Japan is now more open to hosting the Olympics compared with previous months, two new polls show.

The shift in the public's opinion comes as more athletes arrive in the country and the nation's vaccination program goes into high gear.

A poll conducted by the Yomiuri Newspaper found 50% of those surveyed was for the Olympics next month. This represented an 11% increase when compared with a similar survey conducted by the newspaper in May.

Respondents that opposed the games dropped from 59% to 48%; 2% was uncertain. Postponement of the games was not given as an option.

Meanwhile, the Yomiuri telephone poll found 50% of its 1,070 respondents said organizers should push through with the event. Around 26% said the games should proceed without spectators while 24% said there should be a limited number of fans allowed.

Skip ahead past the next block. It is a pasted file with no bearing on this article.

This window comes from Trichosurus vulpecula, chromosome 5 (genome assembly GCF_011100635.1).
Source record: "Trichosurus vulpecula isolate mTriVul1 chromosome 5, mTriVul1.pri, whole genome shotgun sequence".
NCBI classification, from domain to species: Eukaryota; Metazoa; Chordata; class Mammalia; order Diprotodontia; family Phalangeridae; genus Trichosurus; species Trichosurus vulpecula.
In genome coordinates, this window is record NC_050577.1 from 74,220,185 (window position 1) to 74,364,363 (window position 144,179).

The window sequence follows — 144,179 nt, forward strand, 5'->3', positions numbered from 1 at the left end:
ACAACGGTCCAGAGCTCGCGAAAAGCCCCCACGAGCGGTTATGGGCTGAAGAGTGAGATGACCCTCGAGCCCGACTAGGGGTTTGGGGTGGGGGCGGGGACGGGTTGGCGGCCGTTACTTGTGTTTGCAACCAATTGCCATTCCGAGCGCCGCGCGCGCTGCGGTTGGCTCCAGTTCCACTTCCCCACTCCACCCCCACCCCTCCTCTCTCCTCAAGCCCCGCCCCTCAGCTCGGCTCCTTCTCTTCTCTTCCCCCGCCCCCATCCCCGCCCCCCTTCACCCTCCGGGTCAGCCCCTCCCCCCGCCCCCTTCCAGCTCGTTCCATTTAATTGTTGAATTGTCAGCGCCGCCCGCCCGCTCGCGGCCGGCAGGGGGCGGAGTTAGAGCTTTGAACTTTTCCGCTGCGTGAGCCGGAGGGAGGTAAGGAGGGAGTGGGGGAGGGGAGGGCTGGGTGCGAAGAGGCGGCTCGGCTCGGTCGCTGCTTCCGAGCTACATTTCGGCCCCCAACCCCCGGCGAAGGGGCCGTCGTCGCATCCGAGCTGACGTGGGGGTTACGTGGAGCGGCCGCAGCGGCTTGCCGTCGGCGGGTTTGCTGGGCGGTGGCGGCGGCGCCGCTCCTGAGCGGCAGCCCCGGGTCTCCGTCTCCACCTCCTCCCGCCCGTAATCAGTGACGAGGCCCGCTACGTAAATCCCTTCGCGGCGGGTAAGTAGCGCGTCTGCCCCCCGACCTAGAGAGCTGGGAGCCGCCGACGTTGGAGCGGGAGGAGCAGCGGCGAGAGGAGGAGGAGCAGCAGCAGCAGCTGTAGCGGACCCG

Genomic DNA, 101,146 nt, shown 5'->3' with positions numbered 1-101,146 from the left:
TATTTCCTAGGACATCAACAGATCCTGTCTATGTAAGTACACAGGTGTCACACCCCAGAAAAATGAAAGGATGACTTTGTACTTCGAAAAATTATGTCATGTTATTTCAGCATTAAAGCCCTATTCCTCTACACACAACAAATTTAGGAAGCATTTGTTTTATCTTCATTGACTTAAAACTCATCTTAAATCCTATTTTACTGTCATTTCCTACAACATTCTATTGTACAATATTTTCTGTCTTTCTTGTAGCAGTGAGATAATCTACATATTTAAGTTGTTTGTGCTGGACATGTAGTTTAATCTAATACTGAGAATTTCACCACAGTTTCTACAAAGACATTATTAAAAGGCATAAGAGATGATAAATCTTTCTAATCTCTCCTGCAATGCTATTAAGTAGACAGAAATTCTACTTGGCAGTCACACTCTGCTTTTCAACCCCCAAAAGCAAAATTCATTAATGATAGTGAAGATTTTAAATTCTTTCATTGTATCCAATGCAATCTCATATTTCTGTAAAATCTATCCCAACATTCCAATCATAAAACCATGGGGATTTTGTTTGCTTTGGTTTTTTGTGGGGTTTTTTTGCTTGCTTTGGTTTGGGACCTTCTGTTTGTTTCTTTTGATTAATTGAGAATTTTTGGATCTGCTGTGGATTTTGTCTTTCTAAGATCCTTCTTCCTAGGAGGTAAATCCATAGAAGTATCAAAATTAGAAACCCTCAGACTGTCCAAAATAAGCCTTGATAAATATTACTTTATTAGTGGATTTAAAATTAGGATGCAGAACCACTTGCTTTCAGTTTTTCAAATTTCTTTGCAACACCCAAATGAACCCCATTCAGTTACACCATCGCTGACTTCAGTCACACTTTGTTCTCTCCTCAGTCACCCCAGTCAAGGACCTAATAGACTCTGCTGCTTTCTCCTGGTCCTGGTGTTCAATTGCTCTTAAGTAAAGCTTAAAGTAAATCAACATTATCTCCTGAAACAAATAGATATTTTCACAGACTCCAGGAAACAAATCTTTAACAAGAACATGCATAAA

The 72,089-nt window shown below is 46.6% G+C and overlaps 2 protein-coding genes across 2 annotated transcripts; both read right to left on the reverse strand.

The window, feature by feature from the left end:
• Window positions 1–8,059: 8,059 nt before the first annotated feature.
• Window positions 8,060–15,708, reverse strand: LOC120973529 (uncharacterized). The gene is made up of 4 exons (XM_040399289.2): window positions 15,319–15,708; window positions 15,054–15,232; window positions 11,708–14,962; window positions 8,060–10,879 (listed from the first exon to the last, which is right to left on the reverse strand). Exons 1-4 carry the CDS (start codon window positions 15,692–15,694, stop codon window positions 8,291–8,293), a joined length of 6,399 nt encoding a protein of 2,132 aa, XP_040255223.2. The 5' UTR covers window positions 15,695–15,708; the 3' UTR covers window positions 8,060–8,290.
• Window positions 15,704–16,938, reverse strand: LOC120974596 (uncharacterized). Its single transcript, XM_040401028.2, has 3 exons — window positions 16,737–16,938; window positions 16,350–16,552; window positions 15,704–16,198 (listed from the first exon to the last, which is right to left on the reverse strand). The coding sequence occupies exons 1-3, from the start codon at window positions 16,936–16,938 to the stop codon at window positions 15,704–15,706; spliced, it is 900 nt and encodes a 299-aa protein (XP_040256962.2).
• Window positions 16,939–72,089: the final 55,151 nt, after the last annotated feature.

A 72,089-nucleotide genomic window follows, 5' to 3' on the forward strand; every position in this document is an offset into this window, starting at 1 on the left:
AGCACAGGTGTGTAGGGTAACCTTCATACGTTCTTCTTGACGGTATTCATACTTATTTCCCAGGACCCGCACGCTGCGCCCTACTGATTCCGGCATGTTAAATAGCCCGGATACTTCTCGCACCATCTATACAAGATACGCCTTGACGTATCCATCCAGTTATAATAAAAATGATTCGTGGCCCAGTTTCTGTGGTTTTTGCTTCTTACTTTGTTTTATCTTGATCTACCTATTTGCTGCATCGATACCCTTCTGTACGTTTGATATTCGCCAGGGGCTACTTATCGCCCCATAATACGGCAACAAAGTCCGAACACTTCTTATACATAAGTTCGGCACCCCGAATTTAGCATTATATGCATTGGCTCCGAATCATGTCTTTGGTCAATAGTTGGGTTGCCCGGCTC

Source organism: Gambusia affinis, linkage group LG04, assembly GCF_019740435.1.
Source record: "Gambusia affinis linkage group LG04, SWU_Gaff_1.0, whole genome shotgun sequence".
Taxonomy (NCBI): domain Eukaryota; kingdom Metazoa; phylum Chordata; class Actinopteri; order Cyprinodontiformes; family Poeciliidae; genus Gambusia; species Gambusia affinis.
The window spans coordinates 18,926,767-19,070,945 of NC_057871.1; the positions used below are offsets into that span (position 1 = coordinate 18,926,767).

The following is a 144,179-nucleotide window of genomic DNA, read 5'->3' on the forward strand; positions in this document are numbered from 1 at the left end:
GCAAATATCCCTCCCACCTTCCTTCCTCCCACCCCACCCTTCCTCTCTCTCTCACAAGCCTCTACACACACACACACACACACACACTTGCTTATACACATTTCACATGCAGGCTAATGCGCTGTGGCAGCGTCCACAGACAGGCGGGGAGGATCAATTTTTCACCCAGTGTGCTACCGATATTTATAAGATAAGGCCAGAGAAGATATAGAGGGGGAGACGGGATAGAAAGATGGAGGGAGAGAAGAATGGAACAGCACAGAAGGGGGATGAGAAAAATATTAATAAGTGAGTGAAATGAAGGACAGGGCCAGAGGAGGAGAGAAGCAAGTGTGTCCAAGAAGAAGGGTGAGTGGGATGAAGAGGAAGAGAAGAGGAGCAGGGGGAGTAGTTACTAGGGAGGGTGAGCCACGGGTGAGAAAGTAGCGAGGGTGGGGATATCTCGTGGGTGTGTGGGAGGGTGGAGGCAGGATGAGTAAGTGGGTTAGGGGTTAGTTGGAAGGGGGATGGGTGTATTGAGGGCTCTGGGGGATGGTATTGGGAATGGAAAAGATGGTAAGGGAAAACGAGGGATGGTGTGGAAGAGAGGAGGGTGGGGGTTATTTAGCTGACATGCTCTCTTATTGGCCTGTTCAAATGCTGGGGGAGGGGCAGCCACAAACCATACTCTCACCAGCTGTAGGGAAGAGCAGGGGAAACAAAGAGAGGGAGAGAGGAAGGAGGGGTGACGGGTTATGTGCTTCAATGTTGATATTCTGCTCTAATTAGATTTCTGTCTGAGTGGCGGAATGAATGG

While the two polls may have shown a decrease in the public's opposition to holding the Olympic Games, national polls still tend to show a majority of respondents is opposed. Japan's vaccination drive has begun to pick up pace in recent weeks but the majority of the public still believe that not enough people have been inoculated.

Prime Minister Yoshihide Suga previously said that holding the Olympics will be proof of his administration's victory against the virus. However, many in Japan are concerned over the possibility of the games becoming a super spreader event.

A majority remains unconvinced virus measures for athletes and other participants are enough to prevent virus spread despite government assurances. Suga administration officials said they would ensure everyone's safety.

"It is important to create circumstances where the Japan public feels safe heading toward the Tokyo Games," chief cabinet secretary Katsunobu Kato said.

Event organizers will make an announcement later this month about new protocols to be imposed and on how many spectators - if any - will be allowed.